In a controversial 6-3 ruling on Holder vs. Humanitarian Law Project in 2010, the U.S. Supreme Court upheld the executive’s right under the USA PATRIOT Act to prosecute individuals or groups deemed to have provided “material support” to any organization classified by the U.S. State Department as a terrorist organization—including for nonviolent advocacy that would otherwise be protected by the First Amendment, if the accused can be shown to have worked in concert with or at the behest of a proscribed organization.
In practice, notes Glenn Greenwald, this has amounted to a wave of prosecutions against young Muslim men for making Internet postings critical of U.S. foreign policy or in praise of alleged anti-American terrorists. It has also frustrated activists working to help terrorist-designated organizations in Turkey and Sri Lanka lodge international human rights complaints as a means of redressing their grievances nonviolently.
But the feds may be ready to add a higher-profile name to the list in former Pennsylvania Gov. Ed Rendell, an avid (and highly compensated) advocate for the Muhajedin-e Khalq (MEK). Rendell recently disclosed that the U.S. Treasury Department was investigating his speaking agency for payments he received on behalf of the group. Rendell insists that he spoke his own views and received no money or input from MEK’s leaders, although he does not deny receiving large payments from supportive organizations.
U.S.-based apologists for MEK, an exiled Iranian group that fiercely opposes the country’s clerical regime and has for many years been on the U.S. State Department’s list of terrorist organizations, had previously received a pass on prosecutions since Holder, even as far more marginal figures were prosecuted for much lower-profile advocacy of other causes.
Many hawkish U.S. pundits and pressure groups have embraced the group as Iran’s “legitimate opposition” and urged the State Department to remove MEK from its list of terrorist organizations. Groups like Raymond Tanter’s Iran Policy Committee exist solely for this purpose, but they are hardly alone. MEK and an apparently well-heeled community of supporters have shelled out considerable sums to enlist the support of scores of prominent Washington figures, including Rendell, former Rep. Patrick Kennedy, former Vermont Gov. Howard Dean, former CIA Directors Porter Goss and James Woolsey, former U.S. ambassador to the UN John Bolton, former New York Mayor Rudy Giuliani, and a host of others.
A Christian Science Monitor report from 2010 quoted a State Department official describing how MEK representatives would approach recently retired Washington politicos to solicit their backing: “Your speech agent calls, and says you get $20,000 to speak for 20 minutes. They will send a private jet, you get $25,000 more when you are done, and they will send a team to brief you on what to say.” All this high-profile support for an apparently active Iranian terrorist group inevitably raised questions about why human rights activists and lonesome Internet pontificators should suffer the wrath of the U.S. government while well-heeled politicos were appearing with MEK officials and accepting large sums to advocate for the group with apparent impunity.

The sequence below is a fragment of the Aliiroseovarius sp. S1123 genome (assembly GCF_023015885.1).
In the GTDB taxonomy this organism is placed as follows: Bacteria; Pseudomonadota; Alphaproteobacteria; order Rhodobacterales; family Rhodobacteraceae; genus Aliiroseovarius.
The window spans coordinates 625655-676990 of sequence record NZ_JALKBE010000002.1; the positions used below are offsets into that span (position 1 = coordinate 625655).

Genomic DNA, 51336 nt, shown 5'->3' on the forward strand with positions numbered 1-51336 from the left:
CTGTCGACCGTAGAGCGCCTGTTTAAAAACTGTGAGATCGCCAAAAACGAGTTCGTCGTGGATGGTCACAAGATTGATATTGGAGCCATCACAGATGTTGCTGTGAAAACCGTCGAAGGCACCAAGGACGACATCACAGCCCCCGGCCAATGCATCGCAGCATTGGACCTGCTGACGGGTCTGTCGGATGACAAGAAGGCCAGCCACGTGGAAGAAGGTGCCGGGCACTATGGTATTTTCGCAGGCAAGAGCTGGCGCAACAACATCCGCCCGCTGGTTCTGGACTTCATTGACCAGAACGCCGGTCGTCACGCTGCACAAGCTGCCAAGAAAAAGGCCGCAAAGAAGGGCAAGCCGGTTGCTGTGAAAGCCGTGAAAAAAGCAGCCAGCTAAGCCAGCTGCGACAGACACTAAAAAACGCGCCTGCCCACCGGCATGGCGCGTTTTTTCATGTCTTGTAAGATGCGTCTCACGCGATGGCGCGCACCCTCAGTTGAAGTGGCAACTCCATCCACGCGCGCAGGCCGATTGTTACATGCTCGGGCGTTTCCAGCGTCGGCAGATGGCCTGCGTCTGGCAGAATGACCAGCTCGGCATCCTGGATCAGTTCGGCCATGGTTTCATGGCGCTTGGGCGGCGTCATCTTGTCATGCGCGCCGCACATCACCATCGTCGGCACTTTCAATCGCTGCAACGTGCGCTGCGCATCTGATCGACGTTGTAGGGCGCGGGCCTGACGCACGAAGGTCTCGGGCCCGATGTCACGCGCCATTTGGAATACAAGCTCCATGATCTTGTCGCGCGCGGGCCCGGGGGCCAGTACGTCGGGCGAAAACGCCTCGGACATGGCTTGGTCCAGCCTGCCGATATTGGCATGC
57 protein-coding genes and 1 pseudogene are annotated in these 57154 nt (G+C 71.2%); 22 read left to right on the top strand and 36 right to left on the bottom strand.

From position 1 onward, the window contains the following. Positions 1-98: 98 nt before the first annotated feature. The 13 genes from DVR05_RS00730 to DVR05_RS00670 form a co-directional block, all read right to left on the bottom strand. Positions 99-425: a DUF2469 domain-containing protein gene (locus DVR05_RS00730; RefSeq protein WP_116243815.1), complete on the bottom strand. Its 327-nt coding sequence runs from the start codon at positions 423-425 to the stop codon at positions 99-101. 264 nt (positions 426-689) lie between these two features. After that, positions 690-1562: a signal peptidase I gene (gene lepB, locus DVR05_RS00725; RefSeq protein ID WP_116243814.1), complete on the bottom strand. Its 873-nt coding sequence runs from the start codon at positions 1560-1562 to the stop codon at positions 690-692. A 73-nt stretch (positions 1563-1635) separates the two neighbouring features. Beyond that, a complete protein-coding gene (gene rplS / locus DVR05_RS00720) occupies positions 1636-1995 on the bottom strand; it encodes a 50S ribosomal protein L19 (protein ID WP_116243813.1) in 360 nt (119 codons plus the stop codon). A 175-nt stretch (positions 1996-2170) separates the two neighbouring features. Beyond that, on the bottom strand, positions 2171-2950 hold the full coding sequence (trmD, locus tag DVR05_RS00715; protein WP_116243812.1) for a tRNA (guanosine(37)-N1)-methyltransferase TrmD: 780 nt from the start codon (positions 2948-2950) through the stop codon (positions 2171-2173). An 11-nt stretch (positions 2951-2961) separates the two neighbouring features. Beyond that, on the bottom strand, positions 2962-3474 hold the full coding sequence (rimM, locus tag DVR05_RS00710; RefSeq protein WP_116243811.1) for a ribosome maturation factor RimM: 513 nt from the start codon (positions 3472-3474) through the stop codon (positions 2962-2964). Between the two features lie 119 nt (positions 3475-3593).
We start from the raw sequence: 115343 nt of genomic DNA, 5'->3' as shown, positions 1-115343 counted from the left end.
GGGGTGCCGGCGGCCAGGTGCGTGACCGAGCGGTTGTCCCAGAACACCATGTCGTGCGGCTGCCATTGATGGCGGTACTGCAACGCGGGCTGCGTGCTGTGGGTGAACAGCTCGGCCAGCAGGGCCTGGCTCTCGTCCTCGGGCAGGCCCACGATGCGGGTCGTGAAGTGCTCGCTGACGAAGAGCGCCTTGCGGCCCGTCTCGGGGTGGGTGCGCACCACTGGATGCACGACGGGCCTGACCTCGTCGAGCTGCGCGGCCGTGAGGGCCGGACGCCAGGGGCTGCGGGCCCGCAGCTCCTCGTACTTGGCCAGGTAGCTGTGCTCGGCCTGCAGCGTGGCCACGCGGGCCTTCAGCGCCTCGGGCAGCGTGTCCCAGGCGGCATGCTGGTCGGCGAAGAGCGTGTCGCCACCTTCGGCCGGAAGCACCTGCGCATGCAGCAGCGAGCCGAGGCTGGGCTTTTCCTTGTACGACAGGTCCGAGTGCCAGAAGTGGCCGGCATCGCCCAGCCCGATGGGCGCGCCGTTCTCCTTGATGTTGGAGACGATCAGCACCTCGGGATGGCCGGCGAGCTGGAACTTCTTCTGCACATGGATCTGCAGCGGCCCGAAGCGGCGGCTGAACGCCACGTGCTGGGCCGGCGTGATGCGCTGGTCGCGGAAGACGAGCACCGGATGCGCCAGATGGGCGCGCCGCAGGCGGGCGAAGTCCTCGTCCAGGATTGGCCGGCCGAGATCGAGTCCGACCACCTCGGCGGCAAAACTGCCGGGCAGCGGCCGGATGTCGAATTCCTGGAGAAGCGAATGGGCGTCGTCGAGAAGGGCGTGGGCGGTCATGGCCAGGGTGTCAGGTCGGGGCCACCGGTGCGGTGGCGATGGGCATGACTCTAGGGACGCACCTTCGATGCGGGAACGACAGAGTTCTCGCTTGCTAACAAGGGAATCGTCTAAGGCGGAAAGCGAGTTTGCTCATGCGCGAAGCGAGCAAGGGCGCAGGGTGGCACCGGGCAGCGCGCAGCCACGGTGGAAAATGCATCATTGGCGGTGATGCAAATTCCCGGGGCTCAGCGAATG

MEK has aroused considerable antipathy in Iran for its often violent opposition to the country’s regime, including serving on the Iraqi side of the Iran-Iraq war. Indeed, much to the chagrin of its U.S. backers, MEK has been disavowed by Iran’s opposition Green Movement. In Iraq, where the cultish group maintains an embattled encampment outside Baghdad, the organization is widely despised for its complicity in Saddam Hussein’s massacres of Iraq’s Shiites and Kurds.
Prior to Iran’s Islamic revolution, MEK was an active participant in a violent campaign against the shah’s rule, during which time the group killed several Americans considered close to the regime. More recently, although MEK claims to have disavowed terrorism, U.S. officials have linked the group to Israeli efforts to sabotage and attack Iranian nuclear facilities, killing several Iranian scientists in the process.
Shilling for the MEK is apparently seen by Washington insiders as a low-risk and lucrative way to push for regime change in Iran, particularly when linked to the separate but often conflated issue of the human rights situation at the group’s Ashraf encampment in Iraq. Whatever the result of Rendell’s investigation (which is admittedly curious for its isolation), and whatever the merits of the Holder ruling or MEK’s status itself, future political retirees might think twice before doubling down on a terrorist group with few friends in either Iran or Iraq. Surely there are less legally troublesome opportunities in less bloody enterprises.